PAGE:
IMPORTANT FAITH LEADER STATEMENT
The bishops and other leaders of our denominations have issued an official statement about COVID-19.
FOR IMMEDIATE RELEASE
March 16, 2020
Contact: Rev. Jane Field, email@example.com
A Joint Statement From:
The Reverend Deborah Blood, Maine Conference Minister, United Church of Christ
Bishop Thomas Brown, Episcopal Diocese of Maine
The Reverend Doctor Jodi Hayashida, Representative of the Unitarian Universalist Association, Maine Council of Churches
Bishop James Hazelwood, New England Synod, Evangelical Lutheran Church in America
The Reverend Cindy Kohlmann, Resource Presbyter, Presbytery of Northern New England and Co-Moderator, General Assembly, Presbyterian Church USA
The Reverend Alyssa Lodewick, President, Maine Council of Churches
The Reverend Karen Munson, District Superintendent for Southern Maine, United Methodist Church
We write as leaders of denominations and congregations throughout Maine who believe in the sacred worth of all people. Committed to the welfare of all Mainers, in towns, cities and rural areas, we hope to offer strength, hope, courage and wisdom in the challenge all face. Our Maine faith communities are places of cooperation, compassion and cohesion and we ourselves, while diverse in our faith, are united in supporting good decision making to limit the spread of COVID-19.
Knowing that social distancing is the best way to love our neighbors right now, we support social distancing to prevent and slow transmission of this virus. Our congregations are adapting their worship, learning to “gather” online and to stay connected without close physical proximity. We urge the people of Maine to care for one another by observing the most rigorous social distancing you can. Our human connections are no less sacred because of temporary physical distance. As we pass these days, we can find new ways to reach out and connect, expanding the circle of care to those who might feel cut off.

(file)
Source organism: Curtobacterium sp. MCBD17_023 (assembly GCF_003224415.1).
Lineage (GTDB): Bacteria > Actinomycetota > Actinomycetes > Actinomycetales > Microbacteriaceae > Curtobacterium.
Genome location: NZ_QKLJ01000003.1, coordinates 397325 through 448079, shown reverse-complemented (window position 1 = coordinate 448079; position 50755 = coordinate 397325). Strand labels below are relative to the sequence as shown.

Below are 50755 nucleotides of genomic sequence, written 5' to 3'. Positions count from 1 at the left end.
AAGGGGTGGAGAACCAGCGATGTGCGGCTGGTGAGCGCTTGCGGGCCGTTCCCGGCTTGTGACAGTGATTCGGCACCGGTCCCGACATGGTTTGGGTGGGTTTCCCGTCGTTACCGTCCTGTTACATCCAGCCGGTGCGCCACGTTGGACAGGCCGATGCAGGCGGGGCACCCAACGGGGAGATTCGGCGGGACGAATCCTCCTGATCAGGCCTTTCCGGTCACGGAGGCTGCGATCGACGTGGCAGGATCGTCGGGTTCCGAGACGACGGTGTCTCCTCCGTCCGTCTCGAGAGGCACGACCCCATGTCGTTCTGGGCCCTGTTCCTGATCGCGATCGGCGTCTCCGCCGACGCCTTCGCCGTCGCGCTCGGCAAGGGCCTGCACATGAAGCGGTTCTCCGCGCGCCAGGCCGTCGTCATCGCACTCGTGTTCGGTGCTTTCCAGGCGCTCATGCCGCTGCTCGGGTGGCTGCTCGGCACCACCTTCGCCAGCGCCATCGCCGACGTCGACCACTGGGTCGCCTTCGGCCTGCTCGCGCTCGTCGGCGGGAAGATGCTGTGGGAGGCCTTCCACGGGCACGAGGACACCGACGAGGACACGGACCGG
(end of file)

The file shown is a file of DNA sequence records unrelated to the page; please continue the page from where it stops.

The common good expressed in all of our traditions by the Golden Rule, “treat others as you would be treated” and the commandment to “love your neighbor as yourself”, instructs us to seek good for all people. We are dismayed at incidents blaming various ethnic groups for the occurrence of COVID-19. We reject any such discrimination.
It is essential that all groups, faith-based and secular, that are committed to meeting needs of our most vulnerable neighbors have access to necessary resources. We recognize that the circumstances created by COVID-19 will have the harshest impact on those least able to endure or recover: the poor, the marginalized, the isolated, the hungry and homeless, those without access to health care, the elderly, the medically fragile. Please join us in providing support for organizations like food pantries, soup kitchens, health clinics, shelters.
Compassionate collaboration will see us through this crisis with grace beyond any of our individual capacity. This is our prayer. This is our commitment.